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Opinion | A legal case that highlights an entire legacy of bad laws

The needless criminalization of ordinary rule violations has clogged courts and thus denied others justice

Last week, Supreme Court justices Ramana, Kant and Murari finally gave Prem Chand long-due relief, acquitting the shopkeeper from Haryana 38 years after he was accused of a crime. The crime? On 18 August 1982, the state food inspector, upon testing, allegedly found four living meal worms and two live weevils in a sample of haldi (turmeric) powder taken from Prem Chand’s shop. He was charged under the Food Adulteration Act, 1954, for selling adulterated haldi and for selling without a licence, both of which carry prison sentence and fines.

The case went through a trial court, which acquitted Prem Chand after 13 years on 31 August 1995. Inexplicably, the State of Haryana appealed this decision. The high court took another 14 years to rule, and, reversing the trial court’s decision, convicted Prem Chand on 12 September 2009. Prem Chand appealed the high court’s decision, and after almost a decade, on 30 July 2020, the Supreme Court acquitted him. It found the procedure followed for testing impeachable—there is no receipt for the sample sent for testing the next day, and no evidence that it was not tampered with during the 18-day delay in report submission by the office of the public analyst. It will be 38 years this month since this absurdity began. To add salt, not haldi, to old wounds, the case didn’t even move at a weevil’s but a snail’s pace.

When Prem Chand was accused in 1982, Indira Gandhi was India’s prime minister and the Bharatiya Janata Party was two years old and Namak Halaal, starring Amitabh Bachchan, had just been released. When Prem Chand was accused, Y.V. Chandrachud was chief justice of India; the Supreme Court that acquitted Prem Chand includes his son, justice D.Y. Chandrachud.

This is not the only case of delayed justice. Criminalizing the ordinary is not an exception but the rule for state engagement with citizens in India, it seems. State ineptitude and excesses add to people’s misery.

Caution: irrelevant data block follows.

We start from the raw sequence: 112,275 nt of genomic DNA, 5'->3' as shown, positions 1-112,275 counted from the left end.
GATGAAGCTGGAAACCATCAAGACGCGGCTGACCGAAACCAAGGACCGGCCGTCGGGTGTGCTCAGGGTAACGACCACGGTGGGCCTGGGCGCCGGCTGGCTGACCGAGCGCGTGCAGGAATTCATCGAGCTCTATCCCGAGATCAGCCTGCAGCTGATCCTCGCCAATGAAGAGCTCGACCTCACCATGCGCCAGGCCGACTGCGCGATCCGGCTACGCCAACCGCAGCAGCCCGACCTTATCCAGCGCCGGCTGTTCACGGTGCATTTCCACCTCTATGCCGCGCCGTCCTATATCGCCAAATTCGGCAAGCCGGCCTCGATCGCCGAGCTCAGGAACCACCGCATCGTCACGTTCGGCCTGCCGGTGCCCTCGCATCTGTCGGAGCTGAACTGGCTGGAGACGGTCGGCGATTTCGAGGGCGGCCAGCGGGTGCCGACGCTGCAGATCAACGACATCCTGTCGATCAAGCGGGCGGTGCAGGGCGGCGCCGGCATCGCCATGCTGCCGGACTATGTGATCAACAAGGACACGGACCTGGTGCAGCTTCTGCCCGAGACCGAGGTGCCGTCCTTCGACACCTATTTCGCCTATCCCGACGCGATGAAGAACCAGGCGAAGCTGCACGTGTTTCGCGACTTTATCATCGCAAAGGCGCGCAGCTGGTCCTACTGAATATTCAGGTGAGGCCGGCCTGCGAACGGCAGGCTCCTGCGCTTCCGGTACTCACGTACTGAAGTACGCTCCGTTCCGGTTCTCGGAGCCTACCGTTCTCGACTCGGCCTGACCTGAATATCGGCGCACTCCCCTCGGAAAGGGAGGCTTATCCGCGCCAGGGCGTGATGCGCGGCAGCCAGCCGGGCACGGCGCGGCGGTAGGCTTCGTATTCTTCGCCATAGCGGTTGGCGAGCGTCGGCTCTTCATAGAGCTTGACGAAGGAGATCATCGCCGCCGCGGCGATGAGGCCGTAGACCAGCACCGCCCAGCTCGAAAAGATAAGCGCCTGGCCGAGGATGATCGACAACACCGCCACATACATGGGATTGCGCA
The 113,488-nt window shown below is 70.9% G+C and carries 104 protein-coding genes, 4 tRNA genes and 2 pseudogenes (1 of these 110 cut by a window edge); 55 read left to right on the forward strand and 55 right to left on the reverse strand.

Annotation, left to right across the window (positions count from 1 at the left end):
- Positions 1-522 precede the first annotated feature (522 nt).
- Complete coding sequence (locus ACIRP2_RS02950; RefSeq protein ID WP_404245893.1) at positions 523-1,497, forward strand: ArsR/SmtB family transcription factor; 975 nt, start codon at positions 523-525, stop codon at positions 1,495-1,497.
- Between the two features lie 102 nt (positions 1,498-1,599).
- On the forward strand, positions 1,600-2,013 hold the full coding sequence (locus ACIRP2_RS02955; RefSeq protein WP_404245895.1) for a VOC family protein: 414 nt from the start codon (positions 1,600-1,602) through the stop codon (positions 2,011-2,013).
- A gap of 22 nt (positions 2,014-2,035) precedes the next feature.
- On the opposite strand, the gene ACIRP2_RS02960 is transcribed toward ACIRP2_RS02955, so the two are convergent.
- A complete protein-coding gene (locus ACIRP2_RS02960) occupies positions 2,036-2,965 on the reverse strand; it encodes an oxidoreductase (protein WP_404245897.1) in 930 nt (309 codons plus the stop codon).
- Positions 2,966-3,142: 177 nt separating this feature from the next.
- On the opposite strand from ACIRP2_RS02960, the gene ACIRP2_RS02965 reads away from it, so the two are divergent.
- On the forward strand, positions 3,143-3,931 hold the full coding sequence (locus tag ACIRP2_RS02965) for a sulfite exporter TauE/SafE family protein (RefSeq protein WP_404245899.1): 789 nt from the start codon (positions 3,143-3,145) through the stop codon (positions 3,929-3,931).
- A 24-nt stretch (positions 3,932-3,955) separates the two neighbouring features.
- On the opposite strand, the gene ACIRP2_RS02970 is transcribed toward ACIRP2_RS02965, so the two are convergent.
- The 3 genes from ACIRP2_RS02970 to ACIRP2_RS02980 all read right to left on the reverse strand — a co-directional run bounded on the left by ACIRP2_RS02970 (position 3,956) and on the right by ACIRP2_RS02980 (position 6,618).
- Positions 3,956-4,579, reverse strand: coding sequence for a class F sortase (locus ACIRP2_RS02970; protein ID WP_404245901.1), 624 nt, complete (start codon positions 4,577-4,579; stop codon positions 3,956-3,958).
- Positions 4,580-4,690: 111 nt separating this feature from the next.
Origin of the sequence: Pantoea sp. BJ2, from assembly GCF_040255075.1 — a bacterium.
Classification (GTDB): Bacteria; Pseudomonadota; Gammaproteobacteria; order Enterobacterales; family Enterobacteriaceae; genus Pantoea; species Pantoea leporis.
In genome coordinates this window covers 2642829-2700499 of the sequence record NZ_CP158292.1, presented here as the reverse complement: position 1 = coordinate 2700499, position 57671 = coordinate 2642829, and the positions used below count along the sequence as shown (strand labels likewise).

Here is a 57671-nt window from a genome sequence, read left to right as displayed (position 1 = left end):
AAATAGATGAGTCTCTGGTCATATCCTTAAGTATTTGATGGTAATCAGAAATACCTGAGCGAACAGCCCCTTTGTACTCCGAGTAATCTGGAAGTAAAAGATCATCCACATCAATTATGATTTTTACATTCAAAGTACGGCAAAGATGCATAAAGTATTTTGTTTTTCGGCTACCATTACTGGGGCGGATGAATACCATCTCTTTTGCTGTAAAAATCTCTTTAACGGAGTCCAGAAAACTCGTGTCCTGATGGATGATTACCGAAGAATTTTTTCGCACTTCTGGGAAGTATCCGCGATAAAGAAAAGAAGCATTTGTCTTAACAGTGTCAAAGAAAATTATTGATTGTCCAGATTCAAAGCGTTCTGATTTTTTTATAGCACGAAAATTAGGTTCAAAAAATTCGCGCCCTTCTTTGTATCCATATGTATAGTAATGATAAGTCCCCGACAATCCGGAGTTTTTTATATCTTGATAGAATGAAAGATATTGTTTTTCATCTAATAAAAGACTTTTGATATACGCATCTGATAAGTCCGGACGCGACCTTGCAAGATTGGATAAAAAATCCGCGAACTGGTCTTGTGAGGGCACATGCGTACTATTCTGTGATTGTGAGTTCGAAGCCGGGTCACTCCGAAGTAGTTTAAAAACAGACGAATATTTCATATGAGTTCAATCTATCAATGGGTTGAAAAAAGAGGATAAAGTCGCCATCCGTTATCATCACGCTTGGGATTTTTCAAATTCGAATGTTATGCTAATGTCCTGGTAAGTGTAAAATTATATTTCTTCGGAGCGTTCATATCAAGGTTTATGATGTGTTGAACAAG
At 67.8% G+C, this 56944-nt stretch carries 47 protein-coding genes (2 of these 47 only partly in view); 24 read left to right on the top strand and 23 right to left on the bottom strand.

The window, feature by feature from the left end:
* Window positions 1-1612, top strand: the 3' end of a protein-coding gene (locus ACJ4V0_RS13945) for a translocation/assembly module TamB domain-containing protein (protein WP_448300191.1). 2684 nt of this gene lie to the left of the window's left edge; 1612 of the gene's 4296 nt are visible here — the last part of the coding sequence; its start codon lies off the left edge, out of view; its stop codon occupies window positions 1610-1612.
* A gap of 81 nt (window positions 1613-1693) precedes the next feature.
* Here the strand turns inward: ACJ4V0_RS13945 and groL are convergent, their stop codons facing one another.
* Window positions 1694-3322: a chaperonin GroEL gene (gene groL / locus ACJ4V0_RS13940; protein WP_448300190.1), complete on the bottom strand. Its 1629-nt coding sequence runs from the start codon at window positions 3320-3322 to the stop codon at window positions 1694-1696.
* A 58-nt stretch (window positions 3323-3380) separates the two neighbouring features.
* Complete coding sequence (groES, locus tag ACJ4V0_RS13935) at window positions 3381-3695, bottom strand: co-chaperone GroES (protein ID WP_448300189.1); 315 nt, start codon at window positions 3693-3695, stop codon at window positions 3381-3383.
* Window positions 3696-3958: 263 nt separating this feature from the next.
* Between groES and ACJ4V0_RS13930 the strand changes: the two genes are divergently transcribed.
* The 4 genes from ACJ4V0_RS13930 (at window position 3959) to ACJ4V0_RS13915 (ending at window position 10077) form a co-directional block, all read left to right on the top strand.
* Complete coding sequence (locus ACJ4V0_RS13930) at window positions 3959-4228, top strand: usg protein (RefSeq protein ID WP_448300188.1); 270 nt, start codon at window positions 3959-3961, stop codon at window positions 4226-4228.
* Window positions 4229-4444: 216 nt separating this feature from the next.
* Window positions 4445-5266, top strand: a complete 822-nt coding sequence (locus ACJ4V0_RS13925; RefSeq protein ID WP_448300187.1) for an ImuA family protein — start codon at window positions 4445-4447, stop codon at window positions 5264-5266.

What kind of society criminalizes poor quality haldi? One that implements socialism. In a market economy, the market for everyday food commodities is thick and branding and reputation solve most kinds of adulteration problems. Typically, such problems are resolved directly by an aggrieved consumer through tort law or consumer courts. The state deals with error or negligence through civil penalties or fines. Criminal penalties are usually reserved for those who wilfully add poisonous or unsafe substances, or violate food safety standards in cases like pharmaceuticals, where markets are thin or marked by high asymmetry of information.

In a socialist economy, even everyday food items are prone to adulteration. Socialists impose price and quantity controls, and the unintended consequence of price ceilings is a drop in quality, often through adulteration. When the price per kilogram of pulses is fixed by the State, the retailer’s incentive is to add sandy gravel to adjust its quantity and “balance" the fixed price with the informal market rate. This was so rampant in India that it led to illness or death in some cases. The socialist solution was more bad regulation; i.e. criminalizing the activity to deal with the unintended consequences of the original bad regulation.

The problem disappears when the same goods are sold in a market where prices are allowed to adjust to market conditions. Not because the government is more vigilant in prosecuting food adulteration, but because adulteration hurts the reputation of sellers. An area where India still grapples with adulteration is poisonous hooch in states enforcing alcohol prohibition.

Much of the blame falls on socialist planners who enabled the criminalization of ordinary activities in India. Their misunderstanding of market process, and how incentives operate laid the foundation of much bad regulation in the country. India continues to criminalize a number of activities that would be better regulated by a combination of market processes and civil litigation.

An important and under-recognized consequence of such criminalization of ordinary activities is that it clogs the criminal justice system and delays justice. Justice was not just denied to Prem Chand, but many others. A recent working paper by Aparna Chandra, William H.J. Hubbard and Sital Kalantry, categorizing the Supreme Court’s decisions from 2010 to 2015, finds that 29.1 % of the court’s cases were criminal matters—which makes sense, since these involve questions of life and liberty. But in the same time period, only 5.3% were constitutional matters, and a mere 0.2% were habeas corpus cases, which relate to even more grave and urgent matters of life and liberty.

All branches of government are to blame for their failure to understand economic dynamics and for this clog-up of India’s already weak state capacity. Overzealous legislation has criminalized everything from haldi adulteration and the pulling of a train’s halt-chain to cutting trees. A weak executive that lacks the capacity to execute these laws fairly then arbitrarily turns ordinary citizens into criminals with the full force of absurd regulation. So far, the judiciary has not struck down the constitutionality of these punitive laws, even though it has had time for matters like service pensions and college fees, leaving constitutional matters and even habeas corpus petitions unattended.

Irrespective of economic ideology, a country that cannot swiftly dispose habeas corpus petitions should not criminalize haldi adulteration.

Shruti Rajagopalan is a senior research fellow with the Mercatus Center at George Mason University, US

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